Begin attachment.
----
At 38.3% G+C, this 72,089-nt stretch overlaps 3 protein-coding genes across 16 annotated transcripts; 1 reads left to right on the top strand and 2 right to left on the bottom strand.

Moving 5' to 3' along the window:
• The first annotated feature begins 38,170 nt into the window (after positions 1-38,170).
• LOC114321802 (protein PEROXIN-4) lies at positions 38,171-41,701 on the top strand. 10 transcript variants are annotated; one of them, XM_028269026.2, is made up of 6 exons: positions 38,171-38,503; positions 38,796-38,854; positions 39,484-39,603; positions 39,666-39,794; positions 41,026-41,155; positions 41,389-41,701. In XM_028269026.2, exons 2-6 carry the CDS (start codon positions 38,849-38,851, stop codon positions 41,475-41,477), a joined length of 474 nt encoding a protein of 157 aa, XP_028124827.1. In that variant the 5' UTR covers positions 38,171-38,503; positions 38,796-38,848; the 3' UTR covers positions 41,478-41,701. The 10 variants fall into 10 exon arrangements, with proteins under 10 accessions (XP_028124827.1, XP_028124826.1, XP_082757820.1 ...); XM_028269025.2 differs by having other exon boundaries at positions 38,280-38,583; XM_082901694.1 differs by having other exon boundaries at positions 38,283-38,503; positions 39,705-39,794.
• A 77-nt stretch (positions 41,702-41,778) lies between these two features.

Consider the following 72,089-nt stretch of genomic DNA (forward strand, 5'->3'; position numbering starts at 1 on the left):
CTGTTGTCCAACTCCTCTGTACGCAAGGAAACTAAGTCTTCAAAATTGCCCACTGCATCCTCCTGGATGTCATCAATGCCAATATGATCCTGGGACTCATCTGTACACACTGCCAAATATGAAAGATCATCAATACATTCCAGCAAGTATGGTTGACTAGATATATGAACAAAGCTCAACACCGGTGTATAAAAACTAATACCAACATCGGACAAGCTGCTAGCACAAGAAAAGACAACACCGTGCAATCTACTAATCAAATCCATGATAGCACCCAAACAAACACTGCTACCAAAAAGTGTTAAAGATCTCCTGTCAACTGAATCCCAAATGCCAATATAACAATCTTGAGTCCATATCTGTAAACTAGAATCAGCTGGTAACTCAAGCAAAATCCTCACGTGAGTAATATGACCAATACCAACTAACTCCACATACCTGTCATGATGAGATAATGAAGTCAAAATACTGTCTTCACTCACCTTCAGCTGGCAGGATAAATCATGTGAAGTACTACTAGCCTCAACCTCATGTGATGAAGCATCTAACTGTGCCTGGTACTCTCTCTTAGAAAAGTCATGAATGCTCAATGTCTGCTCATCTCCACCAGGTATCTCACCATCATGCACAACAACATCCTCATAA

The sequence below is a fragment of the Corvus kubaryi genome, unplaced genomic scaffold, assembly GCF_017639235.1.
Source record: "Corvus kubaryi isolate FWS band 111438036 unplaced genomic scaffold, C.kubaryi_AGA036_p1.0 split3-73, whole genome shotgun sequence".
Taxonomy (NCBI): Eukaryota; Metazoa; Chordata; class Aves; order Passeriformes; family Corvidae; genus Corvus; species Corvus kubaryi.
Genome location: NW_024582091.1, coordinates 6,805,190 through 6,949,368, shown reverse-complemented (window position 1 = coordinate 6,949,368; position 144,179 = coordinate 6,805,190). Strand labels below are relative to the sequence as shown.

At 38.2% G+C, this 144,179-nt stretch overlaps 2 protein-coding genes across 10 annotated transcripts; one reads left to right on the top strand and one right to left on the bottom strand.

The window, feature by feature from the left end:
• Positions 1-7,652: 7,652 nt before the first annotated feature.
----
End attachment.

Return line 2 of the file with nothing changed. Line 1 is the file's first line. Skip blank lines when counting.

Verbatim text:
Moving 5' to 3' along the window: